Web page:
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U.S. Food and Drug Administration Statements About Transvaginal Mesh and Changes in Apical Prolapse Surgery

Winkelman, William D. MD; Modest, Anna M. PhD, MPH; Richardson, Monica L. MD, MPH

doi: 10.1097/AOG.0000000000003488
Contents: Urogynecology: Original Research
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OBJECTIVE: To assess the effects of the U.S. Food and Drug Administration (FDA) safety communication and the reclassification of transvaginal mesh to a class III device on national trends in the treatment of apical prolapse.

METHODS: A retrospective cohort study of surgical cases from 2008 to 2017 from the American College of Surgeons National Surgical Quality Improvement Program was conducted. Patients were included if they underwent apical prolapse repair, as identified by Current Procedural Terminology codes.

RESULTS: We identified 36,523 eligible surgical cases. There were no clinically meaningful differences in postoperative complications when stratified by surgical approach. The use of transvaginal mesh decreased from 35.0% to 11.0% from 2008 to 2017. In the year immediately after the first FDA safety communication in 2011, there was a decrease in the proportion of apical procedures using transvaginal mesh of 4.4% per quarter (P<.001), and the proportion of intraperitoneal, extraperitoneal, and abdominal colpopexy all increased. The greatest increase was seen for abdominal colpopexy procedures, which rose by 2.6% per quarter (P<.001). In the year after the FDA reclassification of transvaginal mesh in 2016, there was no significant change in the proportion of apical procedures using transvaginal mesh (P=.56).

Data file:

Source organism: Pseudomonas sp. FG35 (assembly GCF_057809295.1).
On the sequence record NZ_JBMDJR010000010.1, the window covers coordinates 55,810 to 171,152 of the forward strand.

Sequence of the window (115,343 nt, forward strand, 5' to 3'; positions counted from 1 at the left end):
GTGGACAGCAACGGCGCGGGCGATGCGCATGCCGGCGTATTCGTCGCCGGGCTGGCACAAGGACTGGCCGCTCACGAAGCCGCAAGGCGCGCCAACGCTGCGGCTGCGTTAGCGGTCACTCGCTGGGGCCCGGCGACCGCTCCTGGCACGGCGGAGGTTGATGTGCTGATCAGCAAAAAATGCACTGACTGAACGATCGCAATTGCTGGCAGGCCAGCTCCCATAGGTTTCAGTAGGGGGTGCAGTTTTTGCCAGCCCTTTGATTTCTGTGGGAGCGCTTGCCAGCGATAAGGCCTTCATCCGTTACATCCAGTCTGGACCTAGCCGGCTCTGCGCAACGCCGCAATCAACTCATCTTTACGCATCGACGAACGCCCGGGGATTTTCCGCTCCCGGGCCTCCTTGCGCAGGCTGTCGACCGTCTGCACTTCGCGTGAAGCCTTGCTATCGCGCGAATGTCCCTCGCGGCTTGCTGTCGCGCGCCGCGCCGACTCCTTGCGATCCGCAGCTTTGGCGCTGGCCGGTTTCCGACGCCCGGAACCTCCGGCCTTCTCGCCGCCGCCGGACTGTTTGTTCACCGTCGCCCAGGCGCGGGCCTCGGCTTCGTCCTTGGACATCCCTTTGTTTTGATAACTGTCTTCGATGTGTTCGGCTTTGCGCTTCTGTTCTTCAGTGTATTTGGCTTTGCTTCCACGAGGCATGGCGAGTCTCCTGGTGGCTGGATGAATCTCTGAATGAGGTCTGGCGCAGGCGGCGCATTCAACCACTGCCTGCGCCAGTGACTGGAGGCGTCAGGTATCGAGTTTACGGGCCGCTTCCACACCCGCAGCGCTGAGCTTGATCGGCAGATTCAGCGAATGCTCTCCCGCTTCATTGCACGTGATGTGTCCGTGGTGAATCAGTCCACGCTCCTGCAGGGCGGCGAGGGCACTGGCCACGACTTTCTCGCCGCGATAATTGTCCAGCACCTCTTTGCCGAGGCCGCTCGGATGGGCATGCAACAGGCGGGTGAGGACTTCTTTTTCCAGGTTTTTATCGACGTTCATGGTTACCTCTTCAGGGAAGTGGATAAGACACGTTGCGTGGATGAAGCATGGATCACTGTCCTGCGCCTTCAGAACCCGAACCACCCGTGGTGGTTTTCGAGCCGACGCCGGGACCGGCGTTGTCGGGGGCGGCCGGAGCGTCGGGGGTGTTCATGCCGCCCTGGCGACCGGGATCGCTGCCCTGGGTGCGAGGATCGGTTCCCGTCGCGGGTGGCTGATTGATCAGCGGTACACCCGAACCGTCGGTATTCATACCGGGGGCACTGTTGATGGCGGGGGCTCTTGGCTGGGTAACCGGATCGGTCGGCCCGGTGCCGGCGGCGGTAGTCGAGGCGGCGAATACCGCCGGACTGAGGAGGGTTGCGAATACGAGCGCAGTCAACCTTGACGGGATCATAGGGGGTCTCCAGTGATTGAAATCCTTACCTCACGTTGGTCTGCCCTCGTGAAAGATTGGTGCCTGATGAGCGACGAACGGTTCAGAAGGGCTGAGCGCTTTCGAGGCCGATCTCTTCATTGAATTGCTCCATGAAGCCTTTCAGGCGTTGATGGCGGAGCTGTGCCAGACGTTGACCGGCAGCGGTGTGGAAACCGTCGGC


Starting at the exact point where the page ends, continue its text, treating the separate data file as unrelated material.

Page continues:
CONCLUSION: The first FDA safety communication in 2011 was associated with a significant decline in the use of transvaginal mesh and a concurrent rise in abdominal colpopexy procedures using transabdominal mesh. We speculate that the 2019 FDA ban of transvaginal mesh will result in an even more substantial shift toward abdominal colpopexy procedures.

The safety communication about transvaginal mesh in 2011 was associated with a significant increase in the use of transabdominal mesh for apical prolapse.

Department of Obstetrics and Gynecology, Mount Auburn Hospital, Cambridge, and the Department of Obstetrics and Gynecology, Beth Israel Deaconess Medical Center, and the Department of Obstetrics, Gynecology, and Reproductive Biology, Harvard Medical School, Boston, Massachusetts.

Corresponding author: Monica L. Richardson, MD, MPH, Department of Obstetrics and Gynecology, Beth Israel Deaconess Medical Center, Boston, MA; email: mlrichar@bidmc.harvard.edu.

Financial Disclosure Anna M. Modest is a paid statistical consultant for Tissue Regenix and Renovia Inc. Money has been paid to her institution from the Koch Foundation and she has a financial relationship with ABC Board Review. The other authors did not report any potential conflicts of interest.

Each author has confirmed compliance with the journal's requirements for authorship.

Peer reviews and author correspondence are available at http://links.lww.com/AOG/B540.

© 2019 by the American College of Obstetricians and Gynecologists. Published by Wolters Kluwer Health, Inc. All rights reserved.